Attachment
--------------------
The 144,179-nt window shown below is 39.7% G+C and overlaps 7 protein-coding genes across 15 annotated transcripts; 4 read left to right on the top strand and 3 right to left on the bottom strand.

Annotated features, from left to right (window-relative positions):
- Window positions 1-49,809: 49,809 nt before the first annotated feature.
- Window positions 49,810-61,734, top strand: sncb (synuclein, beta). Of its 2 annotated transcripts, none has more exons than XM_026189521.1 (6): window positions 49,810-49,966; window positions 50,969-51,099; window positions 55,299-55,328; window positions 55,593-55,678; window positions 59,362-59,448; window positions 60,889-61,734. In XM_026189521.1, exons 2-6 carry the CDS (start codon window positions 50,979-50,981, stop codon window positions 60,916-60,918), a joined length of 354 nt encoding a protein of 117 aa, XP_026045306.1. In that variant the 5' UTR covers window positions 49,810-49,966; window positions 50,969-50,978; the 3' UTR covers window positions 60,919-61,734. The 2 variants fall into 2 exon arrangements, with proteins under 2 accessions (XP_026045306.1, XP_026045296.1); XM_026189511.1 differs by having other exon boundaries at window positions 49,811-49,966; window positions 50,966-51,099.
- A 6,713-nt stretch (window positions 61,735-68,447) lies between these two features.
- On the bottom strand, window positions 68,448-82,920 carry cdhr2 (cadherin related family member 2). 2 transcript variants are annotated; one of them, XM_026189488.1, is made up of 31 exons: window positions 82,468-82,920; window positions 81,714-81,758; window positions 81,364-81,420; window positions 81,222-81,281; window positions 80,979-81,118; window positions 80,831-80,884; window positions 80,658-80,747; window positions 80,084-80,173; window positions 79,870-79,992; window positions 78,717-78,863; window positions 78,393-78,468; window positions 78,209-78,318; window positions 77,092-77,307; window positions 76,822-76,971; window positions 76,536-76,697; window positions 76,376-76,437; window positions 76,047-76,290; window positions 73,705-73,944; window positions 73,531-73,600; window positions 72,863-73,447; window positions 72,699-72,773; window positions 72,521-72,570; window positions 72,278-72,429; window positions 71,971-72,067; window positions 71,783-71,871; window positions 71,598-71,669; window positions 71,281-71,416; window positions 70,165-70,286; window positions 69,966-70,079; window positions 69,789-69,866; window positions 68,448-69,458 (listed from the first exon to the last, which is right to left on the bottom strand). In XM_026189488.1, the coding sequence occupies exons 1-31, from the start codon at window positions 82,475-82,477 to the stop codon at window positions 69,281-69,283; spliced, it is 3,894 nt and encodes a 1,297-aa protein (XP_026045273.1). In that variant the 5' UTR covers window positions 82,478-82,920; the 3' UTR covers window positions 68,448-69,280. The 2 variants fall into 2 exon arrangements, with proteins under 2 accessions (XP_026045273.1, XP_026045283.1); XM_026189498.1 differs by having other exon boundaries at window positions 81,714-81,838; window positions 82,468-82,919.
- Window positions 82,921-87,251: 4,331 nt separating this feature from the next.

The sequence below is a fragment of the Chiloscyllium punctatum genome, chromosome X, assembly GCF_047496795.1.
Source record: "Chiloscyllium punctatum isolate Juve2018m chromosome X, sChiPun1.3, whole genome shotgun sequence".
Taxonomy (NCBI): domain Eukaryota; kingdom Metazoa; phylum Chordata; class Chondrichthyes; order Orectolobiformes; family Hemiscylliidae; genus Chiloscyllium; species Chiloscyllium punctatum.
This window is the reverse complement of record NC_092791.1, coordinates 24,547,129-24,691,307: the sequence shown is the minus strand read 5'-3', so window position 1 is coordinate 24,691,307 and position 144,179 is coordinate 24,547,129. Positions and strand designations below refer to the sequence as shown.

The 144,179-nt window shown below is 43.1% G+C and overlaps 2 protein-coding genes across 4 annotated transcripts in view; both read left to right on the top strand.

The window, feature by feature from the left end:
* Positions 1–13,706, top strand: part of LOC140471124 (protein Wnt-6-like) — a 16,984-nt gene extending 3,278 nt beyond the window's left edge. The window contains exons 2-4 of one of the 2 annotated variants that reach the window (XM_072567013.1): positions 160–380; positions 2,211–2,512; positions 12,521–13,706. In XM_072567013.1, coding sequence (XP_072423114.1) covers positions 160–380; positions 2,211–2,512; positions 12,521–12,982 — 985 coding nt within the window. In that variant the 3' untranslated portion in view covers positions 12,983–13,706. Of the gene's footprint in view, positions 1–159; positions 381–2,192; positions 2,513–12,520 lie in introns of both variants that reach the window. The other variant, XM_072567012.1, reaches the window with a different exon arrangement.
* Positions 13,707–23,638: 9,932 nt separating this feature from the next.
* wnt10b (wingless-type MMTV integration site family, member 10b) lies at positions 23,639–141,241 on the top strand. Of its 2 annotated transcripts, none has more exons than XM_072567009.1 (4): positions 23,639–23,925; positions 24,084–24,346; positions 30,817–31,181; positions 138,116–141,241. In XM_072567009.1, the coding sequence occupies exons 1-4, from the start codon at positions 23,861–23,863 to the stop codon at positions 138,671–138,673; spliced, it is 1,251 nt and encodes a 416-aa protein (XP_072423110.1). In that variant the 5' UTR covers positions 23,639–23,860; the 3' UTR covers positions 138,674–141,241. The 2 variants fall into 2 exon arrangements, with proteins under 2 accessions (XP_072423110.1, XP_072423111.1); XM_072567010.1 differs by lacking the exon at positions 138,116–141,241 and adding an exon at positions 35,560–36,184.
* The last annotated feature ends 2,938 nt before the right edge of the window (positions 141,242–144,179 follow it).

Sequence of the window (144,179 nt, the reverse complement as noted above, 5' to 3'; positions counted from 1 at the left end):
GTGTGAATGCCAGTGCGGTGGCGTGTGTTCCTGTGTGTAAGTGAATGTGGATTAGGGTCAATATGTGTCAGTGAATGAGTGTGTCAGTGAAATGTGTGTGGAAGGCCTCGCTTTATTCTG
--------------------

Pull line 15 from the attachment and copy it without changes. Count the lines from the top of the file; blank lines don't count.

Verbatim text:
* Positions 13,707–23,638: 9,932 nt separating this feature from the next.